According to an analysis done by Comparitech, a cybersecurity research company, more than 334,000 incidents of elder financial exploitation are reported to authorities every year, resulting in an estimated $6.3 billion in losses. Because many incidents go unreported, these numbers probably underestimate the problem.

Many experts on elder fraud believe that in most cases, elder financial fraud can be prevented before it begins.

5 Steps You Can Take To Protect Vulnerable Seniors From Financial Fraud

1. Stay involved in their life.

Many seniors feel isolated and lonely, making them more vulnerable to online or offline conversations with fraudsters. By staying involved in their life, they’ll be less likely to respond to contact from unknown individuals, and they’re much more likely to tell you about contact and interaction that has occurred.

2. Check their bank statement.

Though a monthly statement is sent to the account holder, many seniors don’t look at it or have difficulty understanding it. It needs to be checked monthly for suspicious activity or checked weekly on the bank’s website or app.

Look for any large withdrawals you weren’t aware of or a series of small to medium-size ones. Also, check out ATM activity, particularly if the senior isn’t mobile and doesn’t leave their home very often.

3. Be aware of new friends and romances.

Loneliness is often a gateway for criminals. Though not all new friends are fraudsters, watch for things like the friend taking them to the bank or offering financial or estate planning assistance.

Romance scams targeting seniors are becoming increasingly common. You may not know what’s happening because older adults are often shy or feel uncomfortable discussing romantic. Staying alert and observing what’s happening in a senior’s life can provide observable warning signs that indicate a new romantic relationship.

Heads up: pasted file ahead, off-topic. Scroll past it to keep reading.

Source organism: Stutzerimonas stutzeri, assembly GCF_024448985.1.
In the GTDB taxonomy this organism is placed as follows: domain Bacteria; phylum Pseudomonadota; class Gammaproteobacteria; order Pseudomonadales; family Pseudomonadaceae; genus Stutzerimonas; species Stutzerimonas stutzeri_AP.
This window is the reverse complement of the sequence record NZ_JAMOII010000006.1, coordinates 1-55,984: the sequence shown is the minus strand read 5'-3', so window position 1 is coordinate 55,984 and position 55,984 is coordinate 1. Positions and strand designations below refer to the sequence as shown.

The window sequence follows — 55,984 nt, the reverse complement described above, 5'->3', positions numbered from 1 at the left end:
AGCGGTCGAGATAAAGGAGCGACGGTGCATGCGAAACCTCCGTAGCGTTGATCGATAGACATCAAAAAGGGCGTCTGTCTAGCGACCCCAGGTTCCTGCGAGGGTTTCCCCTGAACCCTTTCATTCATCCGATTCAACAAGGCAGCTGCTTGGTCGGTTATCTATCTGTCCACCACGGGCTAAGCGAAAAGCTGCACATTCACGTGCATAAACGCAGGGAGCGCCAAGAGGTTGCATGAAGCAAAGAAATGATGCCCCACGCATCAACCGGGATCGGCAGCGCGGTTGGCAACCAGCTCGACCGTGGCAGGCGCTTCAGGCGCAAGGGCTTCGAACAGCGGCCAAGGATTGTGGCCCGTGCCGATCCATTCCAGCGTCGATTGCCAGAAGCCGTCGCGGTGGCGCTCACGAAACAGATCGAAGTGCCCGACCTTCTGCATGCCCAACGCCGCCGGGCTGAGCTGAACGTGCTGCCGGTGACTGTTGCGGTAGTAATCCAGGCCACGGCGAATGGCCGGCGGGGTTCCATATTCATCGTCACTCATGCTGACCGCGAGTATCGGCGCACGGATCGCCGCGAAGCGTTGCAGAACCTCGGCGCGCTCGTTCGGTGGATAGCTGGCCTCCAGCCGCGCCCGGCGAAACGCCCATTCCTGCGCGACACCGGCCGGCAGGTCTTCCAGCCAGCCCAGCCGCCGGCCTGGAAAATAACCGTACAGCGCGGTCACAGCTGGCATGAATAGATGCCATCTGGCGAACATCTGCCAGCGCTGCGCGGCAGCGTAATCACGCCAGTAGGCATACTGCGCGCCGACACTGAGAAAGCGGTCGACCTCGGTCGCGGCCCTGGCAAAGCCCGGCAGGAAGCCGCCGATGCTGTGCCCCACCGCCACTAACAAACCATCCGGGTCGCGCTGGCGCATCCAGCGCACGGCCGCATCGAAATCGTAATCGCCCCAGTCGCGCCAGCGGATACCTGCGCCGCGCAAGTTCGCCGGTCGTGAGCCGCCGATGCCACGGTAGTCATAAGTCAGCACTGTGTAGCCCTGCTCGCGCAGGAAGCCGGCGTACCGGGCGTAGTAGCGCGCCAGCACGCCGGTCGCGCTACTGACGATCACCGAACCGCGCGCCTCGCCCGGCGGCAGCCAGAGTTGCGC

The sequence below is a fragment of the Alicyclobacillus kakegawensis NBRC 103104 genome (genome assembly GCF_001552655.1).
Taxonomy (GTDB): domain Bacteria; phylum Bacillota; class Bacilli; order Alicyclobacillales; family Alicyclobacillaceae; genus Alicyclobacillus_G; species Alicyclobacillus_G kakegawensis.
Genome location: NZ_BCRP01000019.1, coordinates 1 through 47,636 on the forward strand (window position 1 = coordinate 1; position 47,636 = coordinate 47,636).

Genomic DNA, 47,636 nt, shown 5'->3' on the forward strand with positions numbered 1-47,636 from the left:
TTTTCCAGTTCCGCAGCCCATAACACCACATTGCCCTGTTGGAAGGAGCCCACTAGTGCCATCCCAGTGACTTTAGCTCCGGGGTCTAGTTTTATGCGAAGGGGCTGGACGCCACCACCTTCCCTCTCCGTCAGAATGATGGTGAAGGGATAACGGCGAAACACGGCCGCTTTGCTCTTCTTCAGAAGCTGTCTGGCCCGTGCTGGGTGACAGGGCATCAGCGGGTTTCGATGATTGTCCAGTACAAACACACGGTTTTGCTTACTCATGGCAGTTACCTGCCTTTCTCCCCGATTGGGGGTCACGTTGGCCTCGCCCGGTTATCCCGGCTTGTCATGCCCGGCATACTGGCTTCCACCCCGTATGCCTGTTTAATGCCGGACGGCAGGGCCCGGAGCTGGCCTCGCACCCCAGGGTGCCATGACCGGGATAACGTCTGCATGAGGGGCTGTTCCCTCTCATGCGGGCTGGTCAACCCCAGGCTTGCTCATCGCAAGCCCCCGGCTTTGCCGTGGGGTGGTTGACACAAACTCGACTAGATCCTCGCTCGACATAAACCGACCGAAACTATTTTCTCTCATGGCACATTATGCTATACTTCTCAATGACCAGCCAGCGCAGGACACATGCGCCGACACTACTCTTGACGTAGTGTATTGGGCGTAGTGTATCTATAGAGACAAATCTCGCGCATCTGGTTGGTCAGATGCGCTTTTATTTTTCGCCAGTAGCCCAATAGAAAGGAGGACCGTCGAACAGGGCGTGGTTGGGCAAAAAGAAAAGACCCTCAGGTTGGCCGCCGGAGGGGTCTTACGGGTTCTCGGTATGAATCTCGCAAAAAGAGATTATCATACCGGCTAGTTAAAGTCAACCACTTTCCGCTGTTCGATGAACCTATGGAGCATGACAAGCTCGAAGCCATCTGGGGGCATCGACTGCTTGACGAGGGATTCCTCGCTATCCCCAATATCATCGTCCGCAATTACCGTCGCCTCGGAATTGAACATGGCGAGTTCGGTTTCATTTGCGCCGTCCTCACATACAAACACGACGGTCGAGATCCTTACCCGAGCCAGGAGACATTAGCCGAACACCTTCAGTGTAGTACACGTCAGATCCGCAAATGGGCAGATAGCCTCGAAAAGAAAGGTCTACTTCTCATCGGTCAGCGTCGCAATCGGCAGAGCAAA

4. Be aware of people who are close to your senior.

Sadly, financial fraud against the elderly is often committed by family members or close friends. They abuse the trust the senior has placed in them to handle their financial matters.

Unethical family members often pressure seniors to give them large financial gifts or loans. Having the senior change their will can also be a ploy used by someone close to an elder loved one.

To combat this, two family members should review the bank statements regularly to establish accountability. And, if your senior loved one has scheduled or already had a visit with an attorney, find out why.

5. Teach your senior about online and social media fraud.

Many seniors combat loneliness and isolation by chatting online with new “friends.” Many of these people are located overseas, which makes them very difficult to track.

Emphasize to your older adult the dangers of connecting online with strangers and how common it is that internet fraudsters aren’t who they say they are.

If you senior starts to send funds via PayPal or wires money through Western Union, step in and check out who’s receiving the money and why it’s being sent.

We Can Help Keep an Eye On Seniors Who Are Vulnerable to Financial Fraud

Home Instead of Southwest Florida offers a full menu of services for a loved one in need of care. We provide compassionate care, from brief check-in visits to round-the-clock care. Contact us today to see how our dependable home care in Naples, Fort Myers, and Charlotte County, FL can help your loved one.